Mrs. Wetzel, an indefatigable volunteer and patron of the arts, taped my sons’ early artwork on her walls. She organized the neighborhood children for caroling at Christmas, providing tambourines, cymbals, triangles, bells, castanets, and odd African instruments acquired on her far-flung travels. The kids and a few parents rehearsed briefly at my house. Then, oblivious to freezing temperatures, sleet, or snow, Mother Wetzel zealously marched even my reluctant, hardheaded sons to fa-la-la the neighbors with their raucous band and mumbled, off-key renditions of the old standards. She rewarded their efforts afterward with red punch and as many hot dogs as they could eat. Mrs. Wetzel also offered her extra tickets to plays, musical events, and operas to our family. Thanks (or no thanks) to her, my middle son saw Madame Butterfly and Turandot before he was old enough to protest. When he agreed to study piano at age seven, the Wetzels allowed us to “purchase” their fine little spinet for $125. They even helped us move it across the street. We owe them big time.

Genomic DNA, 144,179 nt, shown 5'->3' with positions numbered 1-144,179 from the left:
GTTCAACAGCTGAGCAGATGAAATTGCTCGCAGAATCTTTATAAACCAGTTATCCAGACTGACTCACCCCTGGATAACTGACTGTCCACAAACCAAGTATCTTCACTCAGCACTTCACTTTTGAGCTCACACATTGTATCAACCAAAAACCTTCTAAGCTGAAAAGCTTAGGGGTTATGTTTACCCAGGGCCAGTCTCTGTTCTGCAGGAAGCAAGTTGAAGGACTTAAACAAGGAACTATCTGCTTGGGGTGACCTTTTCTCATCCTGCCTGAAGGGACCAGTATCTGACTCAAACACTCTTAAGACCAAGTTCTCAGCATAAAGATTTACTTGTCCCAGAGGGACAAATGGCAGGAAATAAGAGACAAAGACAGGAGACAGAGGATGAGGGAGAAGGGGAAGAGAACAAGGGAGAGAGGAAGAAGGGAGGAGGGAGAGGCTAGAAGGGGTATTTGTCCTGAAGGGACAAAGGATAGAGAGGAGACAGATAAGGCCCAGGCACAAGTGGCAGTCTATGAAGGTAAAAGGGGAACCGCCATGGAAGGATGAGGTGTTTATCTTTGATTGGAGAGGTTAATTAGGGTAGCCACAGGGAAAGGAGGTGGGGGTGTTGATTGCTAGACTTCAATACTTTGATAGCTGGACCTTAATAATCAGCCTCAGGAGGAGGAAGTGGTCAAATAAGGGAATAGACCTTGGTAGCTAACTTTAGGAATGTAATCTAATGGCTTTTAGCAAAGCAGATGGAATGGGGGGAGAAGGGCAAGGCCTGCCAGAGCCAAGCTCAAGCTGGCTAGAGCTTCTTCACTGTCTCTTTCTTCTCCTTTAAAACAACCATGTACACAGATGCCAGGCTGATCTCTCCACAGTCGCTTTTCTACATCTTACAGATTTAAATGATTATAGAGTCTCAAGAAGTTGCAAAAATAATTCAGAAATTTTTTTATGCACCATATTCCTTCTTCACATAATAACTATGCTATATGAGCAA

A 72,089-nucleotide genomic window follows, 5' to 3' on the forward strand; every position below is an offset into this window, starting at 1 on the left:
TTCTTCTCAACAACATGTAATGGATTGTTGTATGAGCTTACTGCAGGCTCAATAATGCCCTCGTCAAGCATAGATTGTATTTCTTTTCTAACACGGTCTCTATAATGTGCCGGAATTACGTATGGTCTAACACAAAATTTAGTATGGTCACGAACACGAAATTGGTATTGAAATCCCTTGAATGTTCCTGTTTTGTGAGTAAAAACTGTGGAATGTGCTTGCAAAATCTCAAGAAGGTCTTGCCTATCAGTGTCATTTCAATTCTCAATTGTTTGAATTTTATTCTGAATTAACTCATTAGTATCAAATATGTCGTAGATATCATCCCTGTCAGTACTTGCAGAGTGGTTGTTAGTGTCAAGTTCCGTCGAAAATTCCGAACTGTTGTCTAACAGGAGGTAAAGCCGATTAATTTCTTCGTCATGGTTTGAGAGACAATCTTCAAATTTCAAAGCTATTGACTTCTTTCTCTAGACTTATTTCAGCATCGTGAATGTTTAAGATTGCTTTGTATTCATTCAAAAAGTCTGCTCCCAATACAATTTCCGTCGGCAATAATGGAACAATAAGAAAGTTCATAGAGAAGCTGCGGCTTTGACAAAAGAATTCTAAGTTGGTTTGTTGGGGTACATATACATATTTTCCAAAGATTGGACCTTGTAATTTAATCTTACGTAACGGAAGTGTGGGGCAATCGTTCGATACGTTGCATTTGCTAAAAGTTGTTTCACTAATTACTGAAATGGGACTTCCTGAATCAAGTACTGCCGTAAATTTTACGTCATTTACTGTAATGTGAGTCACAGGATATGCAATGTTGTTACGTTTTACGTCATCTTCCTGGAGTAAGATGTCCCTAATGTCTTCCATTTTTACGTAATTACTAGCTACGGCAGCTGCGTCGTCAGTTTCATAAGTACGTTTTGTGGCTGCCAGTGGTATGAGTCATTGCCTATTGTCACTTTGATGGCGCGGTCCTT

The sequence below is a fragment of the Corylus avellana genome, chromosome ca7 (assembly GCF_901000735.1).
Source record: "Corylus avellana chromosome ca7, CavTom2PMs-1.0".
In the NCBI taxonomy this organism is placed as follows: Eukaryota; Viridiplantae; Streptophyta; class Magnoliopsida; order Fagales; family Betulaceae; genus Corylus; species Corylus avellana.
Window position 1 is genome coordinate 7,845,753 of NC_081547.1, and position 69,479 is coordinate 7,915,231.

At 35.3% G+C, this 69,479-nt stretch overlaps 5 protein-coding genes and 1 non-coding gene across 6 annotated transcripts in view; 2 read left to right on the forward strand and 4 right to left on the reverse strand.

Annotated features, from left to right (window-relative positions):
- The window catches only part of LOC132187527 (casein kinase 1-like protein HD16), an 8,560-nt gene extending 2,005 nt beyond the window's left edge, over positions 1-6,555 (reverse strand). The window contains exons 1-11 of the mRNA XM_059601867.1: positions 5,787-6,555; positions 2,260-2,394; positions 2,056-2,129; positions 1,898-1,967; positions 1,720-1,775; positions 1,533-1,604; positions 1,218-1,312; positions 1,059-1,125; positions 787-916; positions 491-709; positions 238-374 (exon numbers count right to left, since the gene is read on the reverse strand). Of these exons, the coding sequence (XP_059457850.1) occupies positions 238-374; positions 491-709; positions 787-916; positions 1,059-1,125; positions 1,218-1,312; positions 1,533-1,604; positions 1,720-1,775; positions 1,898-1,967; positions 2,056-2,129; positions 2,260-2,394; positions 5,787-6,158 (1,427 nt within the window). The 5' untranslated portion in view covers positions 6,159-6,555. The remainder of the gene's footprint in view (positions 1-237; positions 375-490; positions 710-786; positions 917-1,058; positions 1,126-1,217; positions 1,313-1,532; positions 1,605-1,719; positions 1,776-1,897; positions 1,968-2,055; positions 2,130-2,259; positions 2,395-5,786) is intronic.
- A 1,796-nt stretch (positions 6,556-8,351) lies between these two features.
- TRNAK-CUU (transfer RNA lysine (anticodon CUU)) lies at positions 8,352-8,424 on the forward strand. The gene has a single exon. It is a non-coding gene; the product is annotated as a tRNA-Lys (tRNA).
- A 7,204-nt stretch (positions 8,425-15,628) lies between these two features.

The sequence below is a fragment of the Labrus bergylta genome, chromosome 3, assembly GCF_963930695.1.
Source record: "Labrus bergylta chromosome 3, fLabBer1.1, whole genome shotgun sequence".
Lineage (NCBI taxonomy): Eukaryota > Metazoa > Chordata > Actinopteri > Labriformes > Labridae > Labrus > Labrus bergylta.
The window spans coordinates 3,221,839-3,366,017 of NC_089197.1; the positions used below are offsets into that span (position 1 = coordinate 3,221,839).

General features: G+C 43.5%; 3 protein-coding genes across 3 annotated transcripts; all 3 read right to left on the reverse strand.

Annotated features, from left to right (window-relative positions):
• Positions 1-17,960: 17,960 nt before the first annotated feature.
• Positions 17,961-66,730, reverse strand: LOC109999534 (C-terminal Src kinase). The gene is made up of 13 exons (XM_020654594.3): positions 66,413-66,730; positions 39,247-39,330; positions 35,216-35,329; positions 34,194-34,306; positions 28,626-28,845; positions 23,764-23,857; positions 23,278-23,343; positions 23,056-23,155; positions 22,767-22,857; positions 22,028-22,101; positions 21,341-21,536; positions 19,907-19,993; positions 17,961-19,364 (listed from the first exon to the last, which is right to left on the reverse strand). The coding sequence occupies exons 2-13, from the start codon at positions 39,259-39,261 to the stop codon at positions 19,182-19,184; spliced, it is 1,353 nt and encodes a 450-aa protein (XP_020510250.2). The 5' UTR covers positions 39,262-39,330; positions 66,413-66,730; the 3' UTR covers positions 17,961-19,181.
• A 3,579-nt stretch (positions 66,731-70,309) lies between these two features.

As young parents, we were surrounded by useful, knowledgeable neighbors who lent us their wood clamps to repair our furniture and dissuaded us from removing the whole roof of the house just to make the old bricked-up fireplace in the living room operable. Best of all, these dear neighbors didn’t call the cops when the loosely supervised kids (mine included) on the block engaged in the small acts of pyromania, theft, and vandalism that used to be part of growing up. The pyromania usually entailed attaching Black Cat firecrackers to Star Wars action figures that were catapulted off our backyard fort. Theft, I think, was limited to neighbors’ discards in the alley, although the demise of the M. E. Moses five-and-dime store, in Snider Plaza, prompted one of my sons to wistfully comment, “Where will Park Cities children learn to shoplift now?” The vandalism involved broken storeroom windows, water balloons, and a giant slingshot so effective that I still keep it buried under a bunch of quilts in a cedar chest in anticipation of a Christmas when I think my sons (now 41, 39, and 34) can be trusted with it. That swarm of neighborhood boys all somehow grew up, and except for our own sons’ brief visits on holidays or more extended stays when they are “between opportunities,” we now have the house all to ourselves. Pesky realtors have begun to make inquiries about our downsizing, to which we reply, “Not yet.”